Genentech’s Gazyva Gets Green Light in CLL
By Marie Powers
Genentech Inc.’s Gazyva (obinutuzumab), formerly known as GA101, became the first therapy approved through the FDA’s breakthrough therapy designation, indicated in combination with chlorambucil to treat previously untreated chronic lymphocytic leukemia (CLL).
Approval was widely expected after Genentech, a unit of the Roche Group, reported in July that Gazyva beat Rituxan (infliximab, Roche AG and Biogen Idec Inc.) in a Phase III study in previously untreated CLL, becoming the first compound to show improvement over Rituxan head-to-head. (See BioWorld Today, July 25, 2013.)
The FDA green light likely marked the end of an era for the blockbuster Rituxan franchise, which earned $303 million for Biogen in the third quarter ending Sept. 30.
Gazyva is a glyco-engineered, Type II, humanized anti-CD20 monoclonal antibody designed to selectively target the CD20 protein on malignant B cells. By modifying specific sugar molecules, the antibody essentially functions as an immunotherapeutic. In preclinical studies, the drug showed evidence of binding to CD20 and inducing direct cell death.
Gazyva’s clinical development program, managed by Roche, was crafted specifically to assess superiority to Rituxan in CLL and non-Hodgkin's lymphoma (NHL). The multicenter, open-label, randomized three-arm CLL11 study investigated the efficacy and safety of Gazyva vs. Rituxan, both in combination with chlorambucil, compared to chlorambucil alone in 781 previously untreated people with CLL and co-existing medical conditions.
The trial showed that patients who received Gazyva/chlorambucil had significantly reduced risk of disease progression or death (HR=0.16; p<0.0001) and lived twice as long without disease progression compared to chlorambucil alone (median progression-free survival 23 months vs. 11.1 months).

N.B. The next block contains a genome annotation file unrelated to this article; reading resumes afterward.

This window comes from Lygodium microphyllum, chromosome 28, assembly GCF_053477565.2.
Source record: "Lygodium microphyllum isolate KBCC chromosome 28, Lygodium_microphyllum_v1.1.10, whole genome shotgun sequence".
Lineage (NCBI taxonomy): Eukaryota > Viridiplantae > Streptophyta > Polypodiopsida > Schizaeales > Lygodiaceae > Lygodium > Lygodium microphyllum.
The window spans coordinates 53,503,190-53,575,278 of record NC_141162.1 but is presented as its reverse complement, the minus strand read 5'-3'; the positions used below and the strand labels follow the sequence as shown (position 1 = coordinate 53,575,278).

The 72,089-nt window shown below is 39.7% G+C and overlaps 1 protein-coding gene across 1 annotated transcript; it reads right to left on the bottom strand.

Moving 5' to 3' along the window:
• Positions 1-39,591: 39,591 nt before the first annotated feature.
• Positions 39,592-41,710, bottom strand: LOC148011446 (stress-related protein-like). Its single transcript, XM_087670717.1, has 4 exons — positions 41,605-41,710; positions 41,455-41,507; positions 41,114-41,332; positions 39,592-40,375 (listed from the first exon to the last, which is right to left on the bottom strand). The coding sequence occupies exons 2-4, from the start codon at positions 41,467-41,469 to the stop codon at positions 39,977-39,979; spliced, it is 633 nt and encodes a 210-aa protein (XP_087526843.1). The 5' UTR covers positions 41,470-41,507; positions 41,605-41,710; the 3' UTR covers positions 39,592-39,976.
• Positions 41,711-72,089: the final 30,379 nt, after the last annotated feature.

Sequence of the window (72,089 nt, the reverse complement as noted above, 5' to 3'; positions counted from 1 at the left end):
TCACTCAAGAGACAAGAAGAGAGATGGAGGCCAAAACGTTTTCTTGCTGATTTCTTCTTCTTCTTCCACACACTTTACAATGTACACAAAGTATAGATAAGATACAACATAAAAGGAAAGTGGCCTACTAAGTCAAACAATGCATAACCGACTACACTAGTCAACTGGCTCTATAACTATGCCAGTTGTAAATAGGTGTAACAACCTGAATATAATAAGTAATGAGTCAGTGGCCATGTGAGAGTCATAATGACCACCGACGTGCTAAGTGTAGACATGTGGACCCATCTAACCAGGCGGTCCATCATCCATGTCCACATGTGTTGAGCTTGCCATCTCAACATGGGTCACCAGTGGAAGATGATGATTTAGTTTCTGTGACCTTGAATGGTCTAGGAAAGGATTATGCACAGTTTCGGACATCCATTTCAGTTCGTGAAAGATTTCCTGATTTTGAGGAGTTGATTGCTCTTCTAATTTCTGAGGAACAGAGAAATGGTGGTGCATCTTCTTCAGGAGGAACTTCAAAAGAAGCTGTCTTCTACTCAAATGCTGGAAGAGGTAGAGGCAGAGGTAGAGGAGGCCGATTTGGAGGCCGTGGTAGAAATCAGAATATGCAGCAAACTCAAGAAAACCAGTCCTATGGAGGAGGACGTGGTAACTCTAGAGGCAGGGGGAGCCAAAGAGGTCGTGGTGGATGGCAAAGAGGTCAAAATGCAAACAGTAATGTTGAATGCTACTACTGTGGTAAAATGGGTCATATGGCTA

Gazyva also showed an acceptable safety profile. The most common Grade 3/4 adverse events for those who took Gazyva in combination with chlorambucil – an oral drug – compared to chlorambucil alone were infusion-related reactions during the first infusion (21 percent vs. 0 percent), low platelet count (thrombocytopenia, 11 percent vs. 3 percent) and low count of certain types of white blood cells (neutropenia, 34 percent vs. 16 percent), though this did not result in an increased rate of infections in the Gazyva arm.
South San Francisco-based Genentech said final data from Stage 2 of the CLL11 trial, which investigated the direct comparison between Gazyva and Rituxan, will be presented next month at the American Society of Hematology’s annual meeting. Stage 2 enrolled an additional 192 patients to enable final direct comparison. Although the company still has not disclosed details, in July company spokesman Joseph St. Martin said "final data were reached ahead of 2014 target completion date as a result of the magnitude of difference between study arms.”
Gazyva remains in multiple head-to-head Phase III studies compared to Rituxan in indolent NHL and diffuse large B-cell lymphoma.
The drug will be available in the U.S. within approximately two weeks, according to Genentech, which did not disclose pricing but plans to offer assistance programs for qualified patients.
See Monday's BioWorld Today for More on This Story.
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